Then there is also the issue of the lighting being used to view painted models (specifically colors like yellow and green), as well as adjustments for scale and distance.
Any of you artist types have any rules of thumb regarding "scale color"??
This is the slide shown at the clinic. I'm sorry I was so fixated on the Chrome yellow that I didn't pay attention to how the reds fell into play. My recollection is that the sample came from under the roof on the platform so fading would have been minimal.
Randy's presentation, due to time constraints, presented too much information in too short a time for me aging brain to keep up!
But the chart you posted begins to make some sense. It appears attached to the color rendering of the DSP&P waycar that I posted above. If so, I think that the "1895 Mineral Red" is the same as the trim "Mineral Color" given an RGB number of 104/41/33 in the color drawing.
If it is indeed the trim color, it makes sense that it would be above the yellow on the underside of the roof (above the platform), yet below the brick red (1900) and later darker mineral color (1930), four layers in all.
But if the "1895 Mineral Red" was not used on the car body sides and ends, then there would only be three layers of paint: 1880s yellow, 1900 brick red and 1930 mineral red; consistent with the piece of wood we examined, a photograph of which Doug posted above.
Does this seem plausible from your memory of the presentation?
Being pretty into photography I can say one thing about light, maybe two. The light indoors, even what we would consider bright light is much less bright than even cloudy light outside. Think about the old idea of painting black things on models a dark grey instead of a straight black to make them show more detail under typically low level layout lighting. So, some people lighten colors to better view details under layout lighting conditions. And of course weathering of the models can also change the look of a model just as it does over time on the prototype.
Also the light under different conditions is going to have a different Kelvin color temperature. Daylight has a certain color temperature and evening and early morning sun has different temperature. And most people are aware today that different types of artificial lights have different color temperatures. LED, Daylight balanced florescent, tungsten, etc. So, the type of lighting you are working with at your workbench, paint booth and on your layout can all change the perception of the color you are dealing with on a model. Mixed lighting typed or temperatures only compounds these issues in many cases. We can probably all remember taking film photos indoors and having them all turn out with an orange tint. That is because the film was not color balanced with the tungsten lighting mainly used in homes at the time.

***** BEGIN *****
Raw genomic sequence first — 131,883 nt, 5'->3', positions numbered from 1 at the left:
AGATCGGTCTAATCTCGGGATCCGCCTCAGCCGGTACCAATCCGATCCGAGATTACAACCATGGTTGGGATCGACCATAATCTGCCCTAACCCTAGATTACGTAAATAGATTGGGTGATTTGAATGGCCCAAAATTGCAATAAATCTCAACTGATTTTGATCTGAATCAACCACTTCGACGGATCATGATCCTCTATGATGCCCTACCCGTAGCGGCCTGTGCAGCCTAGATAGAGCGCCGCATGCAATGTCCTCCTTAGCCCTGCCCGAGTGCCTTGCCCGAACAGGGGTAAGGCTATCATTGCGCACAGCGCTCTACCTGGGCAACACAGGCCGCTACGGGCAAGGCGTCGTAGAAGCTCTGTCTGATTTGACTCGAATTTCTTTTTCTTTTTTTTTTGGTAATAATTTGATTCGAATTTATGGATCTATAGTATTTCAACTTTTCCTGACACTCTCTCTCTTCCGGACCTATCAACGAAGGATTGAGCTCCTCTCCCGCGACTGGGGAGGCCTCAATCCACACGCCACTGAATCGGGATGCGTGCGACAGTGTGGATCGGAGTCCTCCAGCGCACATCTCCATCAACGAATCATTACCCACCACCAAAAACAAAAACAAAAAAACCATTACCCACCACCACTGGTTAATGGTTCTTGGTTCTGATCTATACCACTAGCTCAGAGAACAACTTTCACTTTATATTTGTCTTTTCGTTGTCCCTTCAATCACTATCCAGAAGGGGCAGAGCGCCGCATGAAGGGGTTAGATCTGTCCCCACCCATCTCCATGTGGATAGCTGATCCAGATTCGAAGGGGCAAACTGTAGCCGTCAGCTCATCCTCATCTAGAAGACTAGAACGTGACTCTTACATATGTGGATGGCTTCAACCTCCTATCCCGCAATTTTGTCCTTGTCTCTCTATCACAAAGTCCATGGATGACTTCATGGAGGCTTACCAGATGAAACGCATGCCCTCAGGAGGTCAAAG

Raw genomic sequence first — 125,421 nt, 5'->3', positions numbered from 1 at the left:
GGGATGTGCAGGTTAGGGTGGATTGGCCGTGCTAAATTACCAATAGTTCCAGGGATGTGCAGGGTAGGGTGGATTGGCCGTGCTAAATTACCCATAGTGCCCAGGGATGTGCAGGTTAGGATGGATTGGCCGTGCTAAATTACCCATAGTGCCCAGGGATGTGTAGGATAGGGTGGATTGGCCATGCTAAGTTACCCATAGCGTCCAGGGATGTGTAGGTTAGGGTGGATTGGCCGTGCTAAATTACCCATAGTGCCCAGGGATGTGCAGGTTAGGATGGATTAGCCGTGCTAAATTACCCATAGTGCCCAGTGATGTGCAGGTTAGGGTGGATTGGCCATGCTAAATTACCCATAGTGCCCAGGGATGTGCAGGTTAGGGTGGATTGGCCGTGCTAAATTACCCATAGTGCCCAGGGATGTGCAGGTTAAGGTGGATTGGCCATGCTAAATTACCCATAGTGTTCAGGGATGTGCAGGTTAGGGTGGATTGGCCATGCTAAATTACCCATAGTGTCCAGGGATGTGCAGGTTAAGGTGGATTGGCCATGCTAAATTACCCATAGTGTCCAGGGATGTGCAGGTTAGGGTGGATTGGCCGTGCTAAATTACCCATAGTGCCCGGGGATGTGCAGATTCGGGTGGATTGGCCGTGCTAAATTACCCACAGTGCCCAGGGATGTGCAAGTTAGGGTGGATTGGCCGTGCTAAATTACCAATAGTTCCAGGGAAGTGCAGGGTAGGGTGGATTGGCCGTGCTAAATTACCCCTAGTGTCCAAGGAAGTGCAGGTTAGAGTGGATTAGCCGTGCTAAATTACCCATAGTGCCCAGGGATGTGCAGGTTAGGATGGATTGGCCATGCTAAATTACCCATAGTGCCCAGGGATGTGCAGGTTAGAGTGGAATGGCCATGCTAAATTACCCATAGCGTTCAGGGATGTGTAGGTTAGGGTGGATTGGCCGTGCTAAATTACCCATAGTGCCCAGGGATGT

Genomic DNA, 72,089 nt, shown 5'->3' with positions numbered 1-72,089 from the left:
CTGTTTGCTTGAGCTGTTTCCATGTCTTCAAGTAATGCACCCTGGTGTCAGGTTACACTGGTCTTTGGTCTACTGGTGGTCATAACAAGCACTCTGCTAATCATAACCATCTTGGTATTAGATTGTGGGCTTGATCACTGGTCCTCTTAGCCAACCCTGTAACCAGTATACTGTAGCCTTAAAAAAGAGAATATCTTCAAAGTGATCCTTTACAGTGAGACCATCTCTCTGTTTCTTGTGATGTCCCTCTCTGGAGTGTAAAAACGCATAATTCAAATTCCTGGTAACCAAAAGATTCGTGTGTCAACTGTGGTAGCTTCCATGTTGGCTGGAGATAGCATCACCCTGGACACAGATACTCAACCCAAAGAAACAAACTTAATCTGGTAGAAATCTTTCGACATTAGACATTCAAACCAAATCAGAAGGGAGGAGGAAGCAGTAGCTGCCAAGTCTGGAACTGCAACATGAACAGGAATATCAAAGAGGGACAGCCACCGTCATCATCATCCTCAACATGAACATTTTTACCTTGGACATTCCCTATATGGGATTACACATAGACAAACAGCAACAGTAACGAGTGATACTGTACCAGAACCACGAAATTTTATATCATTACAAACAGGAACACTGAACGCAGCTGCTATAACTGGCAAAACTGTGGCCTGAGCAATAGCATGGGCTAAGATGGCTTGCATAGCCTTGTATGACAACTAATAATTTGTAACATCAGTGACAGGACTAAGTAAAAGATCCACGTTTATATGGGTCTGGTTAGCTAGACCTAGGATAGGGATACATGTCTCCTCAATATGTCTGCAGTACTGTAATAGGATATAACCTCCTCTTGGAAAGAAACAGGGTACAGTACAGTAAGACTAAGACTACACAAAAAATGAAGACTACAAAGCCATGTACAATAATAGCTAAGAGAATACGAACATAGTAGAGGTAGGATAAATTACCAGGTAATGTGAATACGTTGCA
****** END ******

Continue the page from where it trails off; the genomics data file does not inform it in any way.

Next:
Today with digital it is much easier to set the white balance in camera or in post processing to get correct colors in our images. Of course this is all assuming a decent exposure level that is not way under or over exposed. There are tools for managing color both on your computer monitor and in your camera and post processing. These are especially important in certain commercial printing and graphic system outputs where colors are critical and often trademarked. Coca Cola Red must be the same color whenever it is used on advertising or on product for example.
Lastly the sun is going to give different effects on paint and colors at higher elevations. Early paints at higher elevations would most likely oxidize and be faded by the sun fairly quickly. Today we have paints that are not photochemically reactive and therefore have much less changes because of exposure to sun. Think about 40 years ago how hard it was to match paint colors on a 2-4 year old car with wreck damage. Today you never really hear people talking about that issue. I know people always get hung up on what color is boxcar red for example. It may have started out as the same color, although not always due to variations in pigments and resins used to make each batch of paint in the old days. But I remember being at a clinic on narrow gauge boxcars where the proper color was being discussed and the presenter put up a photo of five or six boxcars of the same series and each was a different shade of boxcar red. Point made. And we have not even touched on the issue of paint on wood versus the same paints on metal parts and how they weather and wear from use too.
Bottom line is I think we often get way to hung up on trying to say that this color or that color is correct or not. There are a ton of variables and we as modelers often want our models to be as accurate as we think we can make them. That is part of the challenge and enjoyment for many modelers. Yet we should also keep in mind that most people who might view our model probably have little or no knowledge or expertise regarding what is correct or incorrect about the model, its colors or its actual look in service. Back home in Western Pennsylvania where I grew up and live for 40 plus years we had cabooses on the Bessemer and Lake Erie Railroad that were a nice caboose red when new but fairly rapidly faded to an almost pink color in a few years. I have never tried painting a model to represent on of these faded cabooses. But I do think it would be very hard to pull off successfully even in theses of those who are familiar with this real series of cabooses. It just goes against what our mind thinks of as normal, whatever that is.